I try to be honest with how I discuss and share my myeloma journey. Some of the mental and personal stuff and thought processes, I don't share. But when it comes to the physical aspect and challenges and opportunities of myeloma, I try to share as much as I can. I do it for me. It helps to vent. I do it for my family and friends. It keeps them updated. And I do it for other patients and caregivers. It's not always easy fighting this disease and I question my own fortitude. Going into this, I never thought I'd be able to handle all this. But it turns out I had no choice, and I do what I need to do and I try to keep moving forward.
For the past few weeks I haven't blogged much. I've been keeping a low profile. Today I come clean. It's nothing horrible. I started with a phone call to my mom and apologized to her. What is it? It's a surgery I had two weeks ago that I thought I could keep quiet about. But it's part of my journey. Part of my experience with myeloma and while minor in and of itself, has become a major aspect of my journey. I'll give some details later. But first let me tell a story. It starts with the BolderBoulder and our trip to Colorado last month.
May was huge this year. May 2 was the 3 year cancervesary from my myeloma diagnosis. That's huge. I'm still going strong. Leslie and I traveled to Colorado to visit my brother and his family over Memorial Day. Other family members who don't live in Colorado made the trip as well. As a family we did the BolderBoulder 10k (a 6.2 mile walk) and raised over $8,400 for Dr. Berenson's non-profit myeloma research group. Recall, and I state this with not an hint of hyperbole, that Berenson is the reason why I am still alive. Raising funds for his research group was the least I could do to repay him and his crack research staff. 19 family members joined in the 10k. Ages ranged from 6 month old Liam to my 78 year old mom, who led the way for Team Goldman. It was a terrific event and a terrific weekend. I felt great the whole time, hardly aware of carrying around an incurable cancer.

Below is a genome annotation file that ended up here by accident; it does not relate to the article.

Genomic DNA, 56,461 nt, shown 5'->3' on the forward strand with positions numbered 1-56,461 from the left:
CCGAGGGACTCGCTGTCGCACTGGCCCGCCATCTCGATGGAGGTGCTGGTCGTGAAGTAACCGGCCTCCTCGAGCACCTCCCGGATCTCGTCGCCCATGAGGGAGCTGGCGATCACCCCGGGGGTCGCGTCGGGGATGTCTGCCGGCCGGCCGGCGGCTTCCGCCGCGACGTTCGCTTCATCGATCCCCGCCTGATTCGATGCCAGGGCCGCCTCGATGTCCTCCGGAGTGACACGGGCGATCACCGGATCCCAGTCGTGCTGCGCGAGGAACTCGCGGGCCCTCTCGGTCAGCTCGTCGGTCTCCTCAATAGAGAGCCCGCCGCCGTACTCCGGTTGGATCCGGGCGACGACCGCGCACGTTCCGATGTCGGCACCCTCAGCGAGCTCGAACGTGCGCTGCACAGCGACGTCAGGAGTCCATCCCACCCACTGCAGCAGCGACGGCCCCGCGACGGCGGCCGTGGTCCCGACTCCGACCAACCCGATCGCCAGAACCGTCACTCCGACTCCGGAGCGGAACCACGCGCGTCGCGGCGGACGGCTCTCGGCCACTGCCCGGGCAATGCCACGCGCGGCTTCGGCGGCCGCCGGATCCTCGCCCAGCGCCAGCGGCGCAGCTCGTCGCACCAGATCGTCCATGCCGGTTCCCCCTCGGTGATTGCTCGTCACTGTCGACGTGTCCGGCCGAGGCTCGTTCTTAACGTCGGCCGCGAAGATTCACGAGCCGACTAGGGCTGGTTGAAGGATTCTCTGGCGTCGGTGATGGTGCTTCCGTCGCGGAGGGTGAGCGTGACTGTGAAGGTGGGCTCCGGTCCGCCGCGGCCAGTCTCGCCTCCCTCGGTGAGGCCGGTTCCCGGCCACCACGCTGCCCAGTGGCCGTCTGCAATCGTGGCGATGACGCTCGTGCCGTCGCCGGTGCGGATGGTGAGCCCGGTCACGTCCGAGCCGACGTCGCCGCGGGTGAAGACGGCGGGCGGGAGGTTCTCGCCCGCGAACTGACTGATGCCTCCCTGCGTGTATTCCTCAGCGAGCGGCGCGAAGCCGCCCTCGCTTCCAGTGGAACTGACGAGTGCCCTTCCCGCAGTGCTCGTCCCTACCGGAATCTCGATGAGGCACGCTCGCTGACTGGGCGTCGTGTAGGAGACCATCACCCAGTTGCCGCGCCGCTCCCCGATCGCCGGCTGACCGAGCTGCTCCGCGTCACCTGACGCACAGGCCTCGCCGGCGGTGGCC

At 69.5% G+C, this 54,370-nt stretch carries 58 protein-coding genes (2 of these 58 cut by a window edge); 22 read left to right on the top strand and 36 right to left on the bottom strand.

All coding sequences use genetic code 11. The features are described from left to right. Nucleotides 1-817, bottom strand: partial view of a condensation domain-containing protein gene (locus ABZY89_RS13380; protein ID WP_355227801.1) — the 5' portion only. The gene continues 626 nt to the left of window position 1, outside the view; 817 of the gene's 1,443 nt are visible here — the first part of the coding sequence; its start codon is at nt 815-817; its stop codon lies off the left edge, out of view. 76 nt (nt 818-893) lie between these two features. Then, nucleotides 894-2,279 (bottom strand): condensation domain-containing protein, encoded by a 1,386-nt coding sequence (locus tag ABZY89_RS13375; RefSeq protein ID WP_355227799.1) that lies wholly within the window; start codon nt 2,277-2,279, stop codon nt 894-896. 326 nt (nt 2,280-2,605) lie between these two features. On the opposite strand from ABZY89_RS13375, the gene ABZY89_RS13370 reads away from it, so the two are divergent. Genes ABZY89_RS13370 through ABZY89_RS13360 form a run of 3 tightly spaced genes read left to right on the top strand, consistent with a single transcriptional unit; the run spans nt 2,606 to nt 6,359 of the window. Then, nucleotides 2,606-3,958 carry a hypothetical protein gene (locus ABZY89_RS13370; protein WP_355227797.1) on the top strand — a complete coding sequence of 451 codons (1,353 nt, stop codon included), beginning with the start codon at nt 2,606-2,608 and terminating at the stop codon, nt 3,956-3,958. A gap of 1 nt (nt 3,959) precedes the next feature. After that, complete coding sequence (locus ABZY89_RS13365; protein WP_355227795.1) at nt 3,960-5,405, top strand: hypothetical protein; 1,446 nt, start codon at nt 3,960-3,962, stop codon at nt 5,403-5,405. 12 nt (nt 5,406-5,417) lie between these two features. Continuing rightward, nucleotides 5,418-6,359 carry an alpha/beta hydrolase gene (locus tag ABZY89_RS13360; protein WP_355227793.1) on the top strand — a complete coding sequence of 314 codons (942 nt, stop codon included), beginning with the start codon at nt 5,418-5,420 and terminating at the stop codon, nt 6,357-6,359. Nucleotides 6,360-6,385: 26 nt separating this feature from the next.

To ensure I felt good in Colorado, I delayed starting a cycle of chemo by one week. Typically I get a two week break from chemo. The additional week made it three weeks off, and I've written about this many times how I'm not real thrilled with any delays in my chemo. Makes me nervous. Thus, when we had some plane issues on our return home to L.A. from Colorado, I did everything possible to ensure I made it to day 1 of chemo. No way was I adding another week delay.
Memorial Day also marks the end of May. For me, returning to L.A. marked the start of my June from Hell. I knew it was coming. While in Colorado, it was very important to me to have a great time, because I knew that the June from Hell was looming. As I write this, we're winding down on June. The worst part of hellish June is almost behind me, but I still have a couple more weeks to go before I've conquered this difficult month. A couple more weeks takes me to early or mid July, but I'll still refer to it as the June from Hell for all eternity.